Separate names with a comma.
Discussion in 'General Instruction [BG]' started by Tupac, Aug 9, 2013.
There's an infinite amount of notes.
The best and most unique rhythms, in my opinion, include a lot of rests.
Agreed, although the eighth note figure in the bass clef part is not really a duplet.
This, I understand. I'm pointing out that "rhythmic mode" has a definition that does not conform to the rotational procedure you are describing. You might not like it, and you might not like me, but this is the plain truth. "Mode" meant "in the manner/fashion/style of X" (like "ice cream à la mode") long before it meant "just do the same thing, but starting from the next step". You may not see the merit of this terminology, but trust me that it is used this way. In English language literature for Arabic music, for example, rhythmic mode refers to the rhythmic skeleton of a composition. Each rhythmic mode has a typical tempo and set of behaviors. The use of the term does not denote a rotational relationship between one rhythmic mode and the next.
The use of the word "mode" has become perverted by its persistent misuse at the hands of amateur musicians whose education on the subject never goes beyond the observation that "modes are the same thing as the C major scale, but starting at different places". They are remarking upon the rotational relationship of each relative scale, but are not calling it as such. Think about it for a second: all these old names, Dorian, Phrygian, Aeolian, are the names of islands in the Mediterranean sea. "In the Dorian style" is what is meant by "Dorian mode". The idea that Dorian mode is a "major scale starting from the second degree" is an idea wholly of the twentieth century. Mode and rotation have two completely different meanings. I realize that I alone am powerless to reverse this mode (!) of thinking, but that doesn't mean I'm going to sit by while words are used willy-nilly.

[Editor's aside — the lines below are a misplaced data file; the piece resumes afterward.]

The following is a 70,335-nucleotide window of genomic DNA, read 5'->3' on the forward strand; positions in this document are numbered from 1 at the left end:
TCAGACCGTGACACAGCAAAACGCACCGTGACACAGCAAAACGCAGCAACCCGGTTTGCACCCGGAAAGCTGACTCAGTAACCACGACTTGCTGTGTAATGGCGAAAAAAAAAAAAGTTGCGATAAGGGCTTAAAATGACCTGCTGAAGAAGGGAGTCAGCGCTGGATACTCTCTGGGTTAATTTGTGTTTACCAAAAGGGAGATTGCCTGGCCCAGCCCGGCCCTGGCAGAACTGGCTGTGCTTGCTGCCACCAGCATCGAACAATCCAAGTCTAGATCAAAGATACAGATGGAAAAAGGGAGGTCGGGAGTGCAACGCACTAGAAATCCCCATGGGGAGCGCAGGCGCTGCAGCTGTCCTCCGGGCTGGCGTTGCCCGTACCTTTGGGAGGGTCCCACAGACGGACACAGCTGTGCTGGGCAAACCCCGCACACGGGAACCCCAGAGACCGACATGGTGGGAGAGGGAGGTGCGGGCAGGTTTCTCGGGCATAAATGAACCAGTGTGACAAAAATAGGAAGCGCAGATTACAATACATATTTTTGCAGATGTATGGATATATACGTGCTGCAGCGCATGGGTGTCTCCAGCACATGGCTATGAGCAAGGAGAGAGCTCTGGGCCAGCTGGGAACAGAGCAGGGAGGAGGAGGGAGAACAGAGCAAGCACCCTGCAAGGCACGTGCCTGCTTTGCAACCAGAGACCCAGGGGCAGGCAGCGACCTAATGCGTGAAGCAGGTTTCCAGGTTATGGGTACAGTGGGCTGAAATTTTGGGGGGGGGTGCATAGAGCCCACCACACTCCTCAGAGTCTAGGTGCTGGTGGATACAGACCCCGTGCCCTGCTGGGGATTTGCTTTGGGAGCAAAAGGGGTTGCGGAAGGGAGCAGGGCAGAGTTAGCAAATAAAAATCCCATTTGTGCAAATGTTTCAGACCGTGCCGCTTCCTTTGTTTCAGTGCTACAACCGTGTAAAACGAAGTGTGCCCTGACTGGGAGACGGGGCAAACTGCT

Hey, why the frustration? Victor Wooten can undoubtedly play circles around me (and most anyone on this forum), but I hardly see how familiarizing oneself with terminology, etymology, and history relates to playing bass, or performing music in general. Knowing the true meaning of a word is not going to make you play faster or more articulately, but it might reveal something that can enrich your thinking. As for the video, by all means, TalkBass forums, watch it. I've seen it. It is a good mental exercise and will really help you to get a handle on syncopation. I won't pretend that 2 and 2 make 5, though. Supposedly, there is an edict condemning misinformation on this board.
Have you read Victor's book? Etymology is not his forte.
Yeah, he does not teach through intellectualism. Nothing wrong with that, Debussy approached music in much the same way, but it's worth knowing that his words are coming from such a place.